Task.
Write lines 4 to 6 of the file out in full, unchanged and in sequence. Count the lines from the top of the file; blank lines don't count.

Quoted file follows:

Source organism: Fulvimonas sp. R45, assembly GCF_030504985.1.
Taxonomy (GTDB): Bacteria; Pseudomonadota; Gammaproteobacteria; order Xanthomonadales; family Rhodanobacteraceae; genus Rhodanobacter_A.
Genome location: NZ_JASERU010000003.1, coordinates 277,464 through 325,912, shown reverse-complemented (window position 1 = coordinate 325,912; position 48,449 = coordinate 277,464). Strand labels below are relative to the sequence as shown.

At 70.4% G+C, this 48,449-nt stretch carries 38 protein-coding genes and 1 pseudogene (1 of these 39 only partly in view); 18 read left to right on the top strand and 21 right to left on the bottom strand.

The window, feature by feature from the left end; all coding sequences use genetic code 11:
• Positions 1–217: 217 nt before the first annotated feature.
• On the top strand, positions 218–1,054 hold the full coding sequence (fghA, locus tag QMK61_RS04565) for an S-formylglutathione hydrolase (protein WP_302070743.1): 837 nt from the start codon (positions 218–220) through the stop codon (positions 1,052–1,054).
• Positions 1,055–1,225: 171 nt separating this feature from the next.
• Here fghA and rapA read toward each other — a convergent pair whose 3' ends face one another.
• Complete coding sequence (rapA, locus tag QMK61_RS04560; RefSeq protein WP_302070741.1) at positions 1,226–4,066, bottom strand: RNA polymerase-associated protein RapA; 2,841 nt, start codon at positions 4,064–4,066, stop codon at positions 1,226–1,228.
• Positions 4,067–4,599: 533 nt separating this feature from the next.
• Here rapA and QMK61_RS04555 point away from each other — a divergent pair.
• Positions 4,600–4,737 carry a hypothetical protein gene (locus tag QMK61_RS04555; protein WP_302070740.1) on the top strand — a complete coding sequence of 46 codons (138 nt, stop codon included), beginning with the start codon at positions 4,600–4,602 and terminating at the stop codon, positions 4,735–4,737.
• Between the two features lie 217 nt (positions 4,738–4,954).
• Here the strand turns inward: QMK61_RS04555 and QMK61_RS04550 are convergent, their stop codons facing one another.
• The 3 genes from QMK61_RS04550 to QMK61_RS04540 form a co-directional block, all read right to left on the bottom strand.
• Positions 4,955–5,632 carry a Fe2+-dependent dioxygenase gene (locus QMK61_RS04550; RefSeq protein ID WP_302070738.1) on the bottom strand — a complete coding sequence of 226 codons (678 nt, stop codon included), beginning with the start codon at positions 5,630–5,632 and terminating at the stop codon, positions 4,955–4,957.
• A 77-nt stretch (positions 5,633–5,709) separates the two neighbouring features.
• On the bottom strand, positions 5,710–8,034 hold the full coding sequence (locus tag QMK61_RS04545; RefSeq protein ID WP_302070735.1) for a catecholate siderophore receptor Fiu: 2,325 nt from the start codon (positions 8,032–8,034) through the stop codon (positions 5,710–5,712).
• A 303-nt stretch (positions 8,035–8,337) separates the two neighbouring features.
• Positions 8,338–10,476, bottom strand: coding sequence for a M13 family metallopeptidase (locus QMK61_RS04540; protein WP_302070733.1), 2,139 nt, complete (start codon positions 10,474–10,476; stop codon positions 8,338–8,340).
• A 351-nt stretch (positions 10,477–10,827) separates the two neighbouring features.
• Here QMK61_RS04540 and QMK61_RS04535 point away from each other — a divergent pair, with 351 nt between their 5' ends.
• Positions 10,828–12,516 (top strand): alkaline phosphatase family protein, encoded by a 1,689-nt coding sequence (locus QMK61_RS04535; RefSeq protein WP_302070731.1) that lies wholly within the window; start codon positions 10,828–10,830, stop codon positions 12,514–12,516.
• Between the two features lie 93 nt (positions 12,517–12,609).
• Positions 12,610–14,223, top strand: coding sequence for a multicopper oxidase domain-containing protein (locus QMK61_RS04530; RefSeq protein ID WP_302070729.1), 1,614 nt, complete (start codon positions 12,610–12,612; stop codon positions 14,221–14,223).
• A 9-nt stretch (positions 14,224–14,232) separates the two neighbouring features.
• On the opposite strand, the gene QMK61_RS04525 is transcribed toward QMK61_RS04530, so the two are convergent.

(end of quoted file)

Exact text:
At 70.4% G+C, this 48,449-nt stretch carries 38 protein-coding genes and 1 pseudogene (1 of these 39 only partly in view); 18 read left to right on the top strand and 21 right to left on the bottom strand.

The window, feature by feature from the left end; all coding sequences use genetic code 11:
• Positions 1–217: 217 nt before the first annotated feature.